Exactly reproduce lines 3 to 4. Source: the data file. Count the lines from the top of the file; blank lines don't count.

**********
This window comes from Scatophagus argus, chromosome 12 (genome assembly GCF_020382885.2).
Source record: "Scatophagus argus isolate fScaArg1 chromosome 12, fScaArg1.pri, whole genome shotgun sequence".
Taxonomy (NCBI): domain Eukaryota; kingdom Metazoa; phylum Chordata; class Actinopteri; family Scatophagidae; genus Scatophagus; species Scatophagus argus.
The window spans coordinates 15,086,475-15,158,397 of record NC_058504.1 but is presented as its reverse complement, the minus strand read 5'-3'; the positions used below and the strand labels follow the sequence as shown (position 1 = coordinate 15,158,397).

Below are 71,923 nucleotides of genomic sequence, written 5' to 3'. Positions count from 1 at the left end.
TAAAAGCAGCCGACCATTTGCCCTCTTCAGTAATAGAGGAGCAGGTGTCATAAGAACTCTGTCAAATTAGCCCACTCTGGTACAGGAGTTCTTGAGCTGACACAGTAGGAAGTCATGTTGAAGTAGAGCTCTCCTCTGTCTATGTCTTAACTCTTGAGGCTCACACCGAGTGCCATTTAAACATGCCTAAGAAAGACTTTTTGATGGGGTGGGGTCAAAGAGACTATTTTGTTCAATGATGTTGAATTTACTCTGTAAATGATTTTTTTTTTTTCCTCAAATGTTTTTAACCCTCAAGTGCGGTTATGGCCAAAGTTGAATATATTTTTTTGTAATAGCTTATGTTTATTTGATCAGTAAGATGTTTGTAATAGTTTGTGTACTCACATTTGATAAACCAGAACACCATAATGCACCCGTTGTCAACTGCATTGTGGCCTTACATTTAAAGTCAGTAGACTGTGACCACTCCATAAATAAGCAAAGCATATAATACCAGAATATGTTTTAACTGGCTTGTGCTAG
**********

Taxonomy (NCBI): domain Eukaryota; kingdom Metazoa; phylum Chordata; class Actinopteri; family Scatophagidae; genus Scatophagus; species Scatophagus argus.
The window spans coordinates 15,086,475-15,158,397 of record NC_058504.1 but is presented as its reverse complement, the minus strand read 5'-3'; the positions used below and the strand labels follow the sequence as shown (position 1 = coordinate 15,158,397).